My books on feminism

One of my two key areas of scholarship is the contemporary feminist movement: in 2014, I published my second monograph The Politics of the Body (Polity Press) which analysed debates and initiatives on the topics of sexual violence, sex work, gender and Islam, and reproduction. You can read extracts from the book here.

Since 2014 I have been developing this material and have now begun the research for my next book, provisionally entitled Feminism, Now. This will trace contemporary feminist debates through a number of broad thematic areas (sex, speech, identity, violence, labour, culture), asking questions about where and why feminists disagree, and what might bring them together. It will explore: feminism as identity; feminism as discourse; feminism as boundary; feminism as feeling; and feminism as refuge. The book will also be framed by an analysis of the contemporary Western context of growing right-wing populism, against which feminism must position itself.

I have published two academic papers based on this material: the first is entitled ‘Whose Personal is More Political? Experience in Contemporary Feminist Politics’ and was published in Feminist Theory. This paper was also recently shortlisted for the Feminist Theory 2016 Essay Prize. The published version is available here and the Open Access version here. The second is in the Journal of International Women’s Studies, entitled ‘Sex Wars Revisited: a rhetorical economy of sex industry opposition.’ This is an Open Access journal and the paper is available here.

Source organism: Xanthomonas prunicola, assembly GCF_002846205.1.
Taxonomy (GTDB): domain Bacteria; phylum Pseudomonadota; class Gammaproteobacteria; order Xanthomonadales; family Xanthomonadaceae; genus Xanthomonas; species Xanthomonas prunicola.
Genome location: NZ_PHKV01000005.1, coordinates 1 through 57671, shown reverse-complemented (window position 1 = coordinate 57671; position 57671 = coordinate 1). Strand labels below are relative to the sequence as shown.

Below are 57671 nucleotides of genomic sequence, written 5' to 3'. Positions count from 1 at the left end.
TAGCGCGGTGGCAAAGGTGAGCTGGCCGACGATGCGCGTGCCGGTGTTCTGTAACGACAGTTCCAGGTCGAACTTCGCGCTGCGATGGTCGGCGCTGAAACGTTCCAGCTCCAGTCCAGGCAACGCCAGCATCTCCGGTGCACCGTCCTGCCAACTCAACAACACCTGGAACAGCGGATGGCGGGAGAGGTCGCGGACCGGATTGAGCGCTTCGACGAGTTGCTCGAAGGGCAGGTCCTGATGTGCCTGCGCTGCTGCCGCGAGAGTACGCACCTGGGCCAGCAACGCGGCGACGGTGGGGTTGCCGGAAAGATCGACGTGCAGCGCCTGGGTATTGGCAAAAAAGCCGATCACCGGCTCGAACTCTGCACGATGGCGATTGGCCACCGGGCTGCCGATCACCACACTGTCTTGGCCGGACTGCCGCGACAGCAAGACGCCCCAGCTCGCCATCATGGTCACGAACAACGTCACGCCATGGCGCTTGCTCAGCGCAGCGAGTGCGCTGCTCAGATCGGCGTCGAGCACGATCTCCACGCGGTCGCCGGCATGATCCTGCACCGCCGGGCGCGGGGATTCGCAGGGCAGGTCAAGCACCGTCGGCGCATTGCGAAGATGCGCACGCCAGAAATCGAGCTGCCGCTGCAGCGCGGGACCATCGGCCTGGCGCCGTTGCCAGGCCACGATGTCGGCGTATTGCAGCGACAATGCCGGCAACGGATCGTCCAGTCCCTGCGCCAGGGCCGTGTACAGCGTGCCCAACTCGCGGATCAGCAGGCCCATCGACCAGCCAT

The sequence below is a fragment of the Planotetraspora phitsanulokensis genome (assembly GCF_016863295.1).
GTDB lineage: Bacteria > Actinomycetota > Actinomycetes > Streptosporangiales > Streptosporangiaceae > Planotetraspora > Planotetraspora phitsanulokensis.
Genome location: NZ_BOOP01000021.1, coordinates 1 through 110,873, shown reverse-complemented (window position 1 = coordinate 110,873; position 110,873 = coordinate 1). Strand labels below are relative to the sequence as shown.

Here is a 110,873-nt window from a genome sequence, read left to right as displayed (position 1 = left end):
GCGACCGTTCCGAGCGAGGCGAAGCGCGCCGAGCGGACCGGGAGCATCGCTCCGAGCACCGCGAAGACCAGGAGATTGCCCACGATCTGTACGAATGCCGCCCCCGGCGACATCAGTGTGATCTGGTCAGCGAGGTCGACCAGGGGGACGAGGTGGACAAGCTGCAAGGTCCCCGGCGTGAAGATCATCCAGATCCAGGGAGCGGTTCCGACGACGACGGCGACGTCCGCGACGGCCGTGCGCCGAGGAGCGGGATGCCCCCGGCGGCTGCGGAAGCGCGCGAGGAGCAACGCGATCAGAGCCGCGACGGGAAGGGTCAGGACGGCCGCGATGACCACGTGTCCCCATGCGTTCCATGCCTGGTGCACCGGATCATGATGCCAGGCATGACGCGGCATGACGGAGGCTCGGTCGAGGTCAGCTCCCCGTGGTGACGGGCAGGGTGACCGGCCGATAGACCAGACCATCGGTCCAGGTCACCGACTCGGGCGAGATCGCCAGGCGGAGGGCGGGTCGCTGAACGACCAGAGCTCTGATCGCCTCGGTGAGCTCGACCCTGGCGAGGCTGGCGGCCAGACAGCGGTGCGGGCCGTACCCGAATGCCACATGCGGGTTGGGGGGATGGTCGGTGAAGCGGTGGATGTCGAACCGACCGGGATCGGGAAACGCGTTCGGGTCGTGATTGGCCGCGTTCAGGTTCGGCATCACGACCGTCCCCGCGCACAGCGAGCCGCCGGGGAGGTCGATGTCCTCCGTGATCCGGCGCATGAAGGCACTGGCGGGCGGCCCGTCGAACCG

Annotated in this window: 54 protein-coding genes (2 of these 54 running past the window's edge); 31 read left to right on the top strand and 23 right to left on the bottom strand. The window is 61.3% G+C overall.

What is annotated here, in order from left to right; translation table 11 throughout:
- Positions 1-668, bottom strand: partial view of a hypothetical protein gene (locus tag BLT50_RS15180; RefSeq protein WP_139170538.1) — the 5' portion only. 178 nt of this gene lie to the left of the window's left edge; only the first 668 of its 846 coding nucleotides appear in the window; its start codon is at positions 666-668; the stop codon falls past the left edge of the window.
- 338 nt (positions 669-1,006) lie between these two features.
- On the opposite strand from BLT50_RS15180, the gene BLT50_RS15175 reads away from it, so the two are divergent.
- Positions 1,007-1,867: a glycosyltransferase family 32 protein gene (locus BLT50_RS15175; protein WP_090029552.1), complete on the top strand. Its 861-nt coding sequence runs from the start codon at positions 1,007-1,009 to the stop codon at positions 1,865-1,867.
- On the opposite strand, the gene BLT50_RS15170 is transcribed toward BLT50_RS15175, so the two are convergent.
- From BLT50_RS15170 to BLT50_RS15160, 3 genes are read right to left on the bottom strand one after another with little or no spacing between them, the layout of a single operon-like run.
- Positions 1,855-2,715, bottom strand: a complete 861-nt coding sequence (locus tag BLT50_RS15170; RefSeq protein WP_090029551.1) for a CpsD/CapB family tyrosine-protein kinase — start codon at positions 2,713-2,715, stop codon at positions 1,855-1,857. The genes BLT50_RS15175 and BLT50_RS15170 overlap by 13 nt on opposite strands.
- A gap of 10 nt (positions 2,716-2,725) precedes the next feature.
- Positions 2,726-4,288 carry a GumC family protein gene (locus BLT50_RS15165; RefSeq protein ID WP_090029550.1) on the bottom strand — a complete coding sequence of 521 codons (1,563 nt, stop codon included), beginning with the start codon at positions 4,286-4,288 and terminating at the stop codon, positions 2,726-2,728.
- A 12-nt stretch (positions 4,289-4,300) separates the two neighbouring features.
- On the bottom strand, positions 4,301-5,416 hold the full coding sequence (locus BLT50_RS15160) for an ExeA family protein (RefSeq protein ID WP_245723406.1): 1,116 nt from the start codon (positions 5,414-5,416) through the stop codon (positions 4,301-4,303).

I have also published several posts on this blog which will inform this new book: these are listed and linked below.

Identity, Experience, Choice and Responsibility – this is the transcript of my keynote speech at the Feminist Futures conference at Queen Mary University London, which develops a thematic analysis of how feminism and neoliberalism intersect.

Neoliberalism and the Commodification of Experience – this blog explores how experience has become commodified in a neoliberal context, and how this plays out in feminist debates in which experiential narratives are wielded in adversarial and competitive ways. It was the basis for an academic paper, ‘Whose Personal is More Political?’ (see below).

‘Listen to Survivors’ and the fetishisation of experience – this post develops my analysis of experience in relation to the sex industry debate in particular, arguing that survivor narratives are wielded by sex industry opponents to discredit sex workers who argue for labour rights.

‘You’re not representative’: identity politics in sex industry debates – this post is a sequel to the one above, and argues that in addition to wielding ‘survivor stories’, opponents of the sex industry tend to focus on identity rather than substance in their engagement with sex workers who fight for labour rights.